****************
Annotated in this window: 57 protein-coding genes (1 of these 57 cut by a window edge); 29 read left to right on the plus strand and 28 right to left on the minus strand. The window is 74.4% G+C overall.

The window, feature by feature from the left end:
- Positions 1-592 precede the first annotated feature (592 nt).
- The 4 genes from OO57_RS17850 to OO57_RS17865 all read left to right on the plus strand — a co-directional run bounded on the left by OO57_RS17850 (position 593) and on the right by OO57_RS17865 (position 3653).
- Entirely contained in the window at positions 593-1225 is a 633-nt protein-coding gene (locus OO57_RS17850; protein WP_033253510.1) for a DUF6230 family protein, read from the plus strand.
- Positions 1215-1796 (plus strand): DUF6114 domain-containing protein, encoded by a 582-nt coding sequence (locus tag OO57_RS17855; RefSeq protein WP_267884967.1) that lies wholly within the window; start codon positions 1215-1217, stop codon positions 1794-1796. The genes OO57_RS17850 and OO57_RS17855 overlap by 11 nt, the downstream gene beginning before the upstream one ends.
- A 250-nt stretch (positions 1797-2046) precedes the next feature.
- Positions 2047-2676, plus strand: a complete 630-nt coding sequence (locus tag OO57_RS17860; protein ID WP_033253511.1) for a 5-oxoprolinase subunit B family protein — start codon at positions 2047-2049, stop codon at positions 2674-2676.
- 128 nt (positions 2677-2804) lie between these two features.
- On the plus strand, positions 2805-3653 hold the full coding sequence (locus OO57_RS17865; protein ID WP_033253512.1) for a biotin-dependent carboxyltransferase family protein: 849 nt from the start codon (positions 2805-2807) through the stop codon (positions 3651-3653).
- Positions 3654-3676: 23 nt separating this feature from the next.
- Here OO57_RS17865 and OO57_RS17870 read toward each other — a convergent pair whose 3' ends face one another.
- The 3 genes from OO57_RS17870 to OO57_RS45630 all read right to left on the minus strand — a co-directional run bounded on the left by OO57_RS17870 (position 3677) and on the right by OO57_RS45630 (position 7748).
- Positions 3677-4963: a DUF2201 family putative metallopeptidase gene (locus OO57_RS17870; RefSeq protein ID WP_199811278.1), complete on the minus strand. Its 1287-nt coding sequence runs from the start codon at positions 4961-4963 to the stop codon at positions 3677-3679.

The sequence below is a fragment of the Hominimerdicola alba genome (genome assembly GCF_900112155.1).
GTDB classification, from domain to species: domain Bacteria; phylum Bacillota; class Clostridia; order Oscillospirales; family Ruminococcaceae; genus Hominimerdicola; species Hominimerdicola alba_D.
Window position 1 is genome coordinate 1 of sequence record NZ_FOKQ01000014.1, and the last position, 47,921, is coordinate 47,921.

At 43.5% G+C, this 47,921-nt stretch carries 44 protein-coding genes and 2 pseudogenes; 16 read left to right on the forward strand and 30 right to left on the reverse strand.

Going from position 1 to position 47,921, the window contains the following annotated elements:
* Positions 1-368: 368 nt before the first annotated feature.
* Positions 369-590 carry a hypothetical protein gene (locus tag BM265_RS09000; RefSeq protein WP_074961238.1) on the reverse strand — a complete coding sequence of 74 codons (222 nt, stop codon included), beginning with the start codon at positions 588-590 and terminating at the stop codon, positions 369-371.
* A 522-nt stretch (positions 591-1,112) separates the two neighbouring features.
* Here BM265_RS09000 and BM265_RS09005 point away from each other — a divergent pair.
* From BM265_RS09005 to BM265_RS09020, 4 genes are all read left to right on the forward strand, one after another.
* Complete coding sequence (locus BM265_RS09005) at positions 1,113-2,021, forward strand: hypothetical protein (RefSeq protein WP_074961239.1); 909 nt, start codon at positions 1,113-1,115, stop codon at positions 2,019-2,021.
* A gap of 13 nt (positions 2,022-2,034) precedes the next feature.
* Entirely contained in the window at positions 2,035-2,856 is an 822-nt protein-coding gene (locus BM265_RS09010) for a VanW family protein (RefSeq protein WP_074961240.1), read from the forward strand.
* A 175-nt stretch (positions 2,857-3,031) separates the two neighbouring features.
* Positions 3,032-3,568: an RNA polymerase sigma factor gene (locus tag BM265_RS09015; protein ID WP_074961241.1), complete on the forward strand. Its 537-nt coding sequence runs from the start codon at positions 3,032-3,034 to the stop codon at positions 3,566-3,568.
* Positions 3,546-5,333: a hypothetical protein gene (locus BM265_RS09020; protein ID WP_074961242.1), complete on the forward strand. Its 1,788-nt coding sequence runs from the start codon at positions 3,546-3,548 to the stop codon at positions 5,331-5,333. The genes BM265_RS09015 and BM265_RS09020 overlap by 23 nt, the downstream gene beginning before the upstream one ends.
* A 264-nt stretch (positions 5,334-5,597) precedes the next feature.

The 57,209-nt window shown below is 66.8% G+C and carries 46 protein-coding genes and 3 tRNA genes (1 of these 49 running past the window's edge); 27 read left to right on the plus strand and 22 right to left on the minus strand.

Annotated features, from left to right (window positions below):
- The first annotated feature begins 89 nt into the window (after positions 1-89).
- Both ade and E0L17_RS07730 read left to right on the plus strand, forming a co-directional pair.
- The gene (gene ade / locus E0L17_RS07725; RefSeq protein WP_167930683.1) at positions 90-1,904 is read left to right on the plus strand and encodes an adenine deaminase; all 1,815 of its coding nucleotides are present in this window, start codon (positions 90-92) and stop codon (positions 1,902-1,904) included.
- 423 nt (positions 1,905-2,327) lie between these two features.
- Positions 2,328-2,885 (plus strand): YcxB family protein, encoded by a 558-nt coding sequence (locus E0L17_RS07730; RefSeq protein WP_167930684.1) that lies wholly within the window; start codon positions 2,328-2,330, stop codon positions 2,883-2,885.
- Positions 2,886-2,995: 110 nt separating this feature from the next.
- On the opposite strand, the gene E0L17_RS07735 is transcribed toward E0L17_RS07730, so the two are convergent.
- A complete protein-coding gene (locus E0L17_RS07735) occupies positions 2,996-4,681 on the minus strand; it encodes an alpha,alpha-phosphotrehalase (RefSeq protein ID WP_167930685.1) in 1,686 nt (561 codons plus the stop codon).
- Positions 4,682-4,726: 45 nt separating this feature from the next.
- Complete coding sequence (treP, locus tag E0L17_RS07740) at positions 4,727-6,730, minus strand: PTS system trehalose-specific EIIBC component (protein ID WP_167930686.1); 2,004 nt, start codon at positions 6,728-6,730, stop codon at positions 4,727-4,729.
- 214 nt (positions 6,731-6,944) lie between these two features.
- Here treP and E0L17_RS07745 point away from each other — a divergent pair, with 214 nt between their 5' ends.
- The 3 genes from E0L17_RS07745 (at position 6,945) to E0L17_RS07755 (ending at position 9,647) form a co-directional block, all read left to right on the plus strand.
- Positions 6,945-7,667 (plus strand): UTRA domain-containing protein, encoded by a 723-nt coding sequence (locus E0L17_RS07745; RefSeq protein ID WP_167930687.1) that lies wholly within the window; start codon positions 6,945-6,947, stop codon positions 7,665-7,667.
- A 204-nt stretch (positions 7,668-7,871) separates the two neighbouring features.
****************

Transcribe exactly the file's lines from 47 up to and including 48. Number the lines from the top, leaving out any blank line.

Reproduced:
- Positions 6,945-7,667 (plus strand): UTRA domain-containing protein, encoded by a 723-nt coding sequence (locus E0L17_RS07745; RefSeq protein ID WP_167930687.1) that lies wholly within the window; start codon positions 6,945-6,947, stop codon positions 7,665-7,667.
- A 204-nt stretch (positions 7,668-7,871) separates the two neighbouring features.